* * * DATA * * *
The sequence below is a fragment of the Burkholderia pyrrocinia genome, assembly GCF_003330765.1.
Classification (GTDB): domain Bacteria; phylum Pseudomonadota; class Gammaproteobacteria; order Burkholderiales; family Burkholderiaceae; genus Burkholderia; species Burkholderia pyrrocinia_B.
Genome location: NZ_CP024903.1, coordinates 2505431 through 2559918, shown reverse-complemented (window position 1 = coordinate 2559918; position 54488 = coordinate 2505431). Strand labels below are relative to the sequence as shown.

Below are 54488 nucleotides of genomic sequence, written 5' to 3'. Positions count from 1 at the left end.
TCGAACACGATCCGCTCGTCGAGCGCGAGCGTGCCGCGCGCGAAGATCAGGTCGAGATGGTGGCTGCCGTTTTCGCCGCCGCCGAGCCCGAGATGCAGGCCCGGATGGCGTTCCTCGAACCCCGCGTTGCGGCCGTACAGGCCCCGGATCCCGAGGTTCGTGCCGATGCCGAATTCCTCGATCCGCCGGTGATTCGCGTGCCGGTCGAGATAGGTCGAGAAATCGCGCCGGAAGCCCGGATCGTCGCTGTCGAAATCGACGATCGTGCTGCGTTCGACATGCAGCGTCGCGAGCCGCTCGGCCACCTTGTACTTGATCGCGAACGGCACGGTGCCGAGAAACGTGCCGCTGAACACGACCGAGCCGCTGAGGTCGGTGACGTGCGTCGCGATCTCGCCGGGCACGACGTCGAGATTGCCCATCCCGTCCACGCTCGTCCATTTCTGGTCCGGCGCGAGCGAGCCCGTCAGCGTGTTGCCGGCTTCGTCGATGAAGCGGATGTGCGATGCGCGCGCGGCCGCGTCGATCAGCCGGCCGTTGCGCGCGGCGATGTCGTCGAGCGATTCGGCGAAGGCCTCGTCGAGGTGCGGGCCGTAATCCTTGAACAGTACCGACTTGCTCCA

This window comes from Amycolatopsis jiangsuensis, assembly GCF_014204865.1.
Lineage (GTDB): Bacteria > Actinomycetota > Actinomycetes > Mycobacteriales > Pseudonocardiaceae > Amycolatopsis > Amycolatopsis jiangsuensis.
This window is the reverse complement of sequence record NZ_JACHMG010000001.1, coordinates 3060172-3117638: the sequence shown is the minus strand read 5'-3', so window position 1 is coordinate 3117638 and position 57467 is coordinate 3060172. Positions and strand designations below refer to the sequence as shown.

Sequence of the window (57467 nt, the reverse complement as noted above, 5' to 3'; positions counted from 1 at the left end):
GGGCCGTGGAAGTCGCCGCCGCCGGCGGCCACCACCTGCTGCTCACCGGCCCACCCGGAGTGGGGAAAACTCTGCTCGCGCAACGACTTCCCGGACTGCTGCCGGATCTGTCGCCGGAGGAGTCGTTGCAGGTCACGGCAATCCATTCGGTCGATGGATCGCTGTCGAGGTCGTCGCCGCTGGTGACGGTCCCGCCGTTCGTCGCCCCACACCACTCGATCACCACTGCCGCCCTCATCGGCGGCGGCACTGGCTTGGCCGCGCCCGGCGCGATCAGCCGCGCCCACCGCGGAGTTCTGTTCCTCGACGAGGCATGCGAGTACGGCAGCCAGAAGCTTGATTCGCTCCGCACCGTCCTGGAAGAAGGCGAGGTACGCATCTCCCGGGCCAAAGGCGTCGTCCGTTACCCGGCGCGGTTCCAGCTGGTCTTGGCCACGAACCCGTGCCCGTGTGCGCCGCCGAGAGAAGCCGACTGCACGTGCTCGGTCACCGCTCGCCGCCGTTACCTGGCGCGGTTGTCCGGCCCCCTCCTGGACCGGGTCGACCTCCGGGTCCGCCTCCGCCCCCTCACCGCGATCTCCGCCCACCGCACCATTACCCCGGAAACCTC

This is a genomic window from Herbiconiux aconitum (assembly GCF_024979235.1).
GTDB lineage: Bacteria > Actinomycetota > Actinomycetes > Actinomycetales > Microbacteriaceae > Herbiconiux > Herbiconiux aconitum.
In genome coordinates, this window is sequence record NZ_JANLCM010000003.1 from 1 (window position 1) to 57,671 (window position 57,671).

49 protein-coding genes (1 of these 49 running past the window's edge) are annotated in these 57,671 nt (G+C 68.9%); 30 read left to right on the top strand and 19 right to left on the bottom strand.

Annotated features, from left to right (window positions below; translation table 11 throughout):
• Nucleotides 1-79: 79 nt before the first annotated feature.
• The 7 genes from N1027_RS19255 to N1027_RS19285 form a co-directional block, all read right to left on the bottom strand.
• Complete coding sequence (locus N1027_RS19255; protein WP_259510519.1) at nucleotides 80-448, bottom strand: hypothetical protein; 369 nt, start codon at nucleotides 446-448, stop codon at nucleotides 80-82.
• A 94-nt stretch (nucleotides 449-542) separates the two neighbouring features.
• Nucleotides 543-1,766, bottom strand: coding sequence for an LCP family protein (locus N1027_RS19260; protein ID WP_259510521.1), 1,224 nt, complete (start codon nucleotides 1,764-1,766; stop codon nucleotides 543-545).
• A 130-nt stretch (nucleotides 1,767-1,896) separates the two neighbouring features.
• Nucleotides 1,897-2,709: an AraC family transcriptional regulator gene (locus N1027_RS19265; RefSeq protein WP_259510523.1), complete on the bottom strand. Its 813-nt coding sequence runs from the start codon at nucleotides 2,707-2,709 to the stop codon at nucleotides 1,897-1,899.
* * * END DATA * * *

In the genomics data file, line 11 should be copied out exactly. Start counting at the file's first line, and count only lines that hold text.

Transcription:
This is a genomic window from Herbiconiux aconitum (assembly GCF_024979235.1).